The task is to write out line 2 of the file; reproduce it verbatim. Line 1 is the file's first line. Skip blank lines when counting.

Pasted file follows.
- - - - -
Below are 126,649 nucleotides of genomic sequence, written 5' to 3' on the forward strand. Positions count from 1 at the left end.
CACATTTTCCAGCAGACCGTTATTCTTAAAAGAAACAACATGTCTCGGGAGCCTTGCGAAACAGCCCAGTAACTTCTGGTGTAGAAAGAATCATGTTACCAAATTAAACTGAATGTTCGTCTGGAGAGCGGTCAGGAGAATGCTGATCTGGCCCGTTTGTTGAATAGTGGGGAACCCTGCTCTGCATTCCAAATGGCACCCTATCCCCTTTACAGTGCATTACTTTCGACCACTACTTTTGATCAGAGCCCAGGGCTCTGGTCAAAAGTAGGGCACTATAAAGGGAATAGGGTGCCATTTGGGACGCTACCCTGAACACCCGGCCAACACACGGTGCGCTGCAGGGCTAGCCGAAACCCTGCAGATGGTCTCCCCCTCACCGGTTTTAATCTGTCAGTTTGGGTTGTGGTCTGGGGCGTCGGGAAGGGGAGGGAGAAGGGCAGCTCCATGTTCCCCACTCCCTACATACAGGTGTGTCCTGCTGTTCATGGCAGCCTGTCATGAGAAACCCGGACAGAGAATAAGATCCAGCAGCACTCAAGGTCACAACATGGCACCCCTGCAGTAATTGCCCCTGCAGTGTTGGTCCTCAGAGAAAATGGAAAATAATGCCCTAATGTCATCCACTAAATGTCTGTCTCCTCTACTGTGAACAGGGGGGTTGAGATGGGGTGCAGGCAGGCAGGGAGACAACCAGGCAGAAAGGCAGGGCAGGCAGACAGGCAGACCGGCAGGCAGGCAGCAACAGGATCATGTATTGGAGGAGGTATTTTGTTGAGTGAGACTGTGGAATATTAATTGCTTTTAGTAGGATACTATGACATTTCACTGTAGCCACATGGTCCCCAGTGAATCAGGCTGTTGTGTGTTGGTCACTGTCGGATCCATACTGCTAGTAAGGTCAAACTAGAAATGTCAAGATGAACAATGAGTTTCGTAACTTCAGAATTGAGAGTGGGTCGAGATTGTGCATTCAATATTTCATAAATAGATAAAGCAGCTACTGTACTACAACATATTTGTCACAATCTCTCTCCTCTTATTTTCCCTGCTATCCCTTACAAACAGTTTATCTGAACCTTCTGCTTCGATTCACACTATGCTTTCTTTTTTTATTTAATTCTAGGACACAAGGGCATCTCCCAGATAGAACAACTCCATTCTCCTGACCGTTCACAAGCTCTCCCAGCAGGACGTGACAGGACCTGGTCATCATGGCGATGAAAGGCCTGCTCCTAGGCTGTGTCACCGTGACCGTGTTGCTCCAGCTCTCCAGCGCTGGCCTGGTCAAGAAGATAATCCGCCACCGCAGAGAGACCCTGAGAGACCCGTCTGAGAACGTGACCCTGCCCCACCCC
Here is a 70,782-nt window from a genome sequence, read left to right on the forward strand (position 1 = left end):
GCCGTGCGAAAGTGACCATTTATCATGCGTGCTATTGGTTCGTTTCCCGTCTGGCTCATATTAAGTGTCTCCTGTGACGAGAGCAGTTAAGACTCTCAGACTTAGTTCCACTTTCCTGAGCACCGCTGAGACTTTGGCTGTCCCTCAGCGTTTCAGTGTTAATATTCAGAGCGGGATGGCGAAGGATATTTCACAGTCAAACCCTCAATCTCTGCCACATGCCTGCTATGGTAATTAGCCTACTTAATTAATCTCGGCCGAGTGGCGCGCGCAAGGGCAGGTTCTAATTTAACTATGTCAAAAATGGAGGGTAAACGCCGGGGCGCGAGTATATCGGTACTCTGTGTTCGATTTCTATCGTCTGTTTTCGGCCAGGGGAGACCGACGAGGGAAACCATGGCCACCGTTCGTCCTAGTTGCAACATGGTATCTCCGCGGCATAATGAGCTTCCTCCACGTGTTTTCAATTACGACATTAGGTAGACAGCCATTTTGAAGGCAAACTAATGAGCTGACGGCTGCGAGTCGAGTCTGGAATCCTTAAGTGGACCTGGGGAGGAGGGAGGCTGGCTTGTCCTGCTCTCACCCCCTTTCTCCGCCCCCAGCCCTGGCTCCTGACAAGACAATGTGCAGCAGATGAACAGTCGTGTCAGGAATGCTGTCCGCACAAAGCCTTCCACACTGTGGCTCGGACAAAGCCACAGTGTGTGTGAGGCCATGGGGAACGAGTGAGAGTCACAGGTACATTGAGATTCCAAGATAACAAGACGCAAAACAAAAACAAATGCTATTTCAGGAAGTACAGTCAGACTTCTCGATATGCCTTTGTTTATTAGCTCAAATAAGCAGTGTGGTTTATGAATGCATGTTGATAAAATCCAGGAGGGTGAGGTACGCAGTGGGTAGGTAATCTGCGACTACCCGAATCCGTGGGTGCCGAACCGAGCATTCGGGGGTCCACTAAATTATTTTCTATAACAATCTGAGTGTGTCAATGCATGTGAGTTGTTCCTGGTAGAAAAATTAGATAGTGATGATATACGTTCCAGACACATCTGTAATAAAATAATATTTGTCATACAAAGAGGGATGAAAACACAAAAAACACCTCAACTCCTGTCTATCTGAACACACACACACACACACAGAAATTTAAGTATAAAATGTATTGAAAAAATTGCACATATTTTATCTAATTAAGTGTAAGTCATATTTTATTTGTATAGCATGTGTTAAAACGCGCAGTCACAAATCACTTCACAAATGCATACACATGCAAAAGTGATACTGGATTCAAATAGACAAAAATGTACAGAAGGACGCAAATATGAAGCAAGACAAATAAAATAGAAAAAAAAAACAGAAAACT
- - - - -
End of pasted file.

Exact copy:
CACATTTTCCAGCAGACCGTTATTCTTAAAAGAAACAACATGTCTCGGGAGCCTTGCGAAACAGCCCAGTAACTTCTGGTGTAGAAAGAATCATGTTACCAAATTAAACTGAATGTTCGTCTGGAGAGCGGTCAGGAGAATGCTGATCTGGCCCGTTTGTTGAATAGTGGGGAACCCTGCTCTGCATTCCAAATGGCACCCTATCCCCTTTACAGTGCATTACTTTCGACCACTACTTTTGATCAGAGCCCAGGGCTCTGGTCAAAAGTAGGGCACTATAAAGGGAATAGGGTGCCATTTGGGACGCTACCCTGAACACCCGGCCAACACACGGTGCGCTGCAGGGCTAGCCGAAACCCTGCAGATGGTCTCCCCCTCACCGGTTTTAATCTGTCAGTTTGGGTTGTGGTCTGGGGCGTCGGGAAGGGGAGGGAGAAGGGCAGCTCCATGTTCCCCACTCCCTACATACAGGTGTGTCCTGCTGTTCATGGCAGCCTGTCATGAGAAACCCGGACAGAGAATAAGATCCAGCAGCACTCAAGGTCACAACATGGCACCCCTGCAGTAATTGCCCCTGCAGTGTTGGTCCTCAGAGAAAATGGAAAATAATGCCCTAATGTCATCCACTAAATGTCTGTCTCCTCTACTGTGAACAGGGGGGTTGAGATGGGGTGCAGGCAGGCAGGGAGACAACCAGGCAGAAAGGCAGGGCAGGCAGACAGGCAGACCGGCAGGCAGGCAGCAACAGGATCATGTATTGGAGGAGGTATTTTGTTGAGTGAGACTGTGGAATATTAATTGCTTTTAGTAGGATACTATGACATTTCACTGTAGCCACATGGTCCCCAGTGAATCAGGCTGTTGTGTGTTGGTCACTGTCGGATCCATACTGCTAGTAAGGTCAAACTAGAAATGTCAAGATGAACAATGAGTTTCGTAACTTCAGAATTGAGAGTGGGTCGAGATTGTGCATTCAATATTTCATAAATAGATAAAGCAGCTACTGTACTACAACATATTTGTCACAATCTCTCTCCTCTTATTTTCCCTGCTATCCCTTACAAACAGTTTATCTGAACCTTCTGCTTCGATTCACACTATGCTTTCTTTTTTTATTTAATTCTAGGACACAAGGGCATCTCCCAGATAGAACAACTCCATTCTCCTGACCGTTCACAAGCTCTCCCAGCAGGACGTGACAGGACCTGGTCATCATGGCGATGAAAGGCCTGCTCCTAGGCTGTGTCACCGTGACCGTGTTGCTCCAGCTCTCCAGCGCTGGCCTGGTCAAGAAGATAATCCGCCACCGCAGAGAGACCCTGAGAGACCCGTCTGAGAACGTGACCCTGCCCCACCCC